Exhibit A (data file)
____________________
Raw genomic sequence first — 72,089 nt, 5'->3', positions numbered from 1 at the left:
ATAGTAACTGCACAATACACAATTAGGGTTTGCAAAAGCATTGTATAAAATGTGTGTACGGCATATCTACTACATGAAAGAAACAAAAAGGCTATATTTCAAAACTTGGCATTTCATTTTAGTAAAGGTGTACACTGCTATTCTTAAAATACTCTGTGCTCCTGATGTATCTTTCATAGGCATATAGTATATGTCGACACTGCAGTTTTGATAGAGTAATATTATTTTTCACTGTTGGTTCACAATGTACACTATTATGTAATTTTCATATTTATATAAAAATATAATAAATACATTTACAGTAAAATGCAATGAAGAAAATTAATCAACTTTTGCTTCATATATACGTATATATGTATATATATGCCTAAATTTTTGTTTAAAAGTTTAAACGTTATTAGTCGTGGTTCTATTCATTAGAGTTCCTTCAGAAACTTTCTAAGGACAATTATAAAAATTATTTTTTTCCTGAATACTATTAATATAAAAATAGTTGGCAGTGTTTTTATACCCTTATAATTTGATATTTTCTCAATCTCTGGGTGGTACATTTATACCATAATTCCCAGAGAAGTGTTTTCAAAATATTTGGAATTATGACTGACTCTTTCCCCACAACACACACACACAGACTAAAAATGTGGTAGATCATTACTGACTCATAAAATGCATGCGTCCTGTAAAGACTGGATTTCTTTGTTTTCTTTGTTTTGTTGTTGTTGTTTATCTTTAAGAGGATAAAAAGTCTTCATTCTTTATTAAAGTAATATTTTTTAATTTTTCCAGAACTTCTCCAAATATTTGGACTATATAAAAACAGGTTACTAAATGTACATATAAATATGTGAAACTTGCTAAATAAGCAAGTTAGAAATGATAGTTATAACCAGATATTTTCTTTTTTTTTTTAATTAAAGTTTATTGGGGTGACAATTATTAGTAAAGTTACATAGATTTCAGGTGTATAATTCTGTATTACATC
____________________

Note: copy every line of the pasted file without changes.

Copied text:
Raw genomic sequence first — 72,089 nt, 5'->3', positions numbered from 1 at the left:
ATAGTAACTGCACAATACACAATTAGGGTTTGCAAAAGCATTGTATAAAATGTGTGTACGGCATATCTACTACATGAAAGAAACAAAAAGGCTATATTTCAAAACTTGGCATTTCATTTTAGTAAAGGTGTACACTGCTATTCTTAAAATACTCTGTGCTCCTGATGTATCTTTCATAGGCATATAGTATATGTCGACACTGCAGTTTTGATAGAGTAATATTATTTTTCACTGTTGGTTCACAATGTACACTATTATGTAATTTTCATATTTATATAAAAATATAATAAATACATTTACAGTAAAATGCAATGAAGAAAATTAATCAACTTTTGCTTCATATATACGTATATATGTATATATATGCCTAAATTTTTGTTTAAAAGTTTAAACGTTATTAGTCGTGGTTCTATTCATTAGAGTTCCTTCAGAAACTTTCTAAGGACAATTATAAAAATTATTTTTTTCCTGAATACTATTAATATAAAAATAGTTGGCAGTGTTTTTATACCCTTATAATTTGATATTTTCTCAATCTCTGGGTGGTACATTTATACCATAATTCCCAGAGAAGTGTTTTCAAAATATTTGGAATTATGACTGACTCTTTCCCCACAACACACACACACAGACTAAAAATGTGGTAGATCATTACTGACTCATAAAATGCATGCGTCCTGTAAAGACTGGATTTCTTTGTTTTCTTTGTTTTGTTGTTGTTGTTTATCTTTAAGAGGATAAAAAGTCTTCATTCTTTATTAAAGTAATATTTTTTAATTTTTCCAGAACTTCTCCAAATATTTGGACTATATAAAAACAGGTTACTAAATGTACATATAAATATGTGAAACTTGCTAAATAAGCAAGTTAGAAATGATAGTTATAACCAGATATTTTCTTTTTTTTTTTAATTAAAGTTTATTGGGGTGACAATTATTAGTAAAGTTACATAGATTTCAGGTGTATAATTCTGTATTACATC